As rising water from Hurricane Harvey continues to devastate Houston, dramatic images are appearing online — including aerial footage captured by drones. But the Federal Aviation Administration is asking people not to fly the remote-controlled aircraft amid emergency operations, tweeting, “#Harvey Info: The #FAA does not want you to fly #drones in the aftermath of #Harvey. Allow 1st responders to work.”The worst is not over in Texas, as more rain is forecast for the region.
All over Massachusetts — and the country, for that matter — the July Fourth sky was aglow with the eye-catching colors and sparkling lights of the celebratory ritual we call fireworks. We asked Boston Globe readers via social media to share with us their best photos of dazzling displays, and these readers did just that. From Greater Boston to Cape Cod, here’s a look at the sights that some of our skilled readers captured on camera.
Forty years after “Star Wars” hit theaters, a different kind of force entered Cambridge. Facebook founder Mark Zuckerberg, 33, who famously dropped out of Harvard University more than a decade ago, received his honorary Harvard degree on Thursday. The billionaire started Facebook in his dorm room in 2004 before leaving for California to build the enormously successful social networking site. He also met his wife, Priscilla Chan, at the university.
Muck Rack makes it simple to find people, tweets, or articles that mention any name, keyword, company, hashtag etc. We've compiled this guide to help you make the most of your search.
Selecting a term
Start searching tweets, articles from media outlets, articles mentioned in tweets, journalists'
names, titles and bios with some suggested searches:
Companies or Topics (e.g. iPhone, Microsoft)
Phrases (e.g. "cloud computing") — use quotes to keep the terms together
Twitter handles (e.g. @username) — returns those who have mentioned or replied to
Names (e.g. "David Pogue")
Hashtags (e.g. #sxsw, #london2012)
Bio details (e.g. vegan, Olympics, father)
Muck Rack's Advanced Search allows for many boolean operators.
Find results that mention multiple specified terms, use AND or
+. For example, ensure each result contains both Elon Musk and Mark Zuckerberg by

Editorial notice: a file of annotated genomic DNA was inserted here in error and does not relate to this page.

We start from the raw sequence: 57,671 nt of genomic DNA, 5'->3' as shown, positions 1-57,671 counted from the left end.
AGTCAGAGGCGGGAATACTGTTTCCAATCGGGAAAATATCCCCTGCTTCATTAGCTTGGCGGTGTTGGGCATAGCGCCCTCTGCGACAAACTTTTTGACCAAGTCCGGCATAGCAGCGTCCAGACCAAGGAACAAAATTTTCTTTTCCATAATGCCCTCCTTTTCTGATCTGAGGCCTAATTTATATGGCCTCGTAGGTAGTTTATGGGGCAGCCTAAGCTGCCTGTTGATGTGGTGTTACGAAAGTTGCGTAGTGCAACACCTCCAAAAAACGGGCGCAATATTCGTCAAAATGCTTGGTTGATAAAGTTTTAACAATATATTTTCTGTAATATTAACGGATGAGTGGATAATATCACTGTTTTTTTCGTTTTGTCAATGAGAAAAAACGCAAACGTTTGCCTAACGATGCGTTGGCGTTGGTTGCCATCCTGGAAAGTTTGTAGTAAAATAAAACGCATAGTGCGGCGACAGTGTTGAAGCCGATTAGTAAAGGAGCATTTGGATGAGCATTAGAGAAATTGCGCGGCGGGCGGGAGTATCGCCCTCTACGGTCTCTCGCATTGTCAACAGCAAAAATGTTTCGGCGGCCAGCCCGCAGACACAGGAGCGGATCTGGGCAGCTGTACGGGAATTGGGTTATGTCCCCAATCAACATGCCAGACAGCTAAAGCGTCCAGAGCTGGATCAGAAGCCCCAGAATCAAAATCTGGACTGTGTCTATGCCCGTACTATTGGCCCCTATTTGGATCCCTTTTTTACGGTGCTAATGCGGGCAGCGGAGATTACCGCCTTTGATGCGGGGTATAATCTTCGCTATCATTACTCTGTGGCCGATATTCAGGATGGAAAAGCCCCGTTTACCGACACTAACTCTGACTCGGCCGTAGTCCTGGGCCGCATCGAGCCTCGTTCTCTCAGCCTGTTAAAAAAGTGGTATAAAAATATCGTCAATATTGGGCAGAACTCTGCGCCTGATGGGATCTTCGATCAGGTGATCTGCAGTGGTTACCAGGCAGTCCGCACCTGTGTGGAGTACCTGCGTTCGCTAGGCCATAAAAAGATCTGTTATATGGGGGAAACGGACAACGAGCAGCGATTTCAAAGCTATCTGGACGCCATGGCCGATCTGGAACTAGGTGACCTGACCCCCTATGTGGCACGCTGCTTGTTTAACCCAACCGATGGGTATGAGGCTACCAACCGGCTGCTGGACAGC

searching Obama AND Romney or Obama + Romney.
Use the operators OR or , to broaden your search when you'd like either of
multiple terms to appear in results. (This is the default behavior of our search when no operators
are used.) For example, search for democrat OR republican to find results that refer to
Democrats and/or Republicans.
Use NOT or - to subtract results from your search. For
example, searching Disney will yield results about the Walt Disney Company as well as Walt Disney
World Resort. To exclude mentions of Disney World, search for Disney -World or Disney
When using one of these operators with a phrase, enclose it in quotation marks. For example, you can
find results about smartphones excluding Apple's iPhone 4S by searching smartphone -"iPhone
Exact case matching or punctuation
If you're searching for a brand name or keyword that relies on specific punctuation marks or capitalization, you can
find results that match your exact query by adding matchcase: before the keyword you're searching for, like matchcase:E*TRADE .
Use parentheses to separate multiple
boolean phrases. For example, to find journalists talking about having fun in Disney World or
Disneyland, search for ("disney world" OR disneyland) AND fun.
An asterisk can be used to search for any variation of a root word truncated by the asterisk. For example, searching for admin* will return results for administrator, administration, administer, administered, etc.
A near operator is an AND operator where you can control the distance between the words. You can vary the distance the near operation uses by adding a forward slash and number (between 0-99) such as strawberries NEAR/10 "whipped cream", which means the strawberries must exist within 10 words of "whipped cream".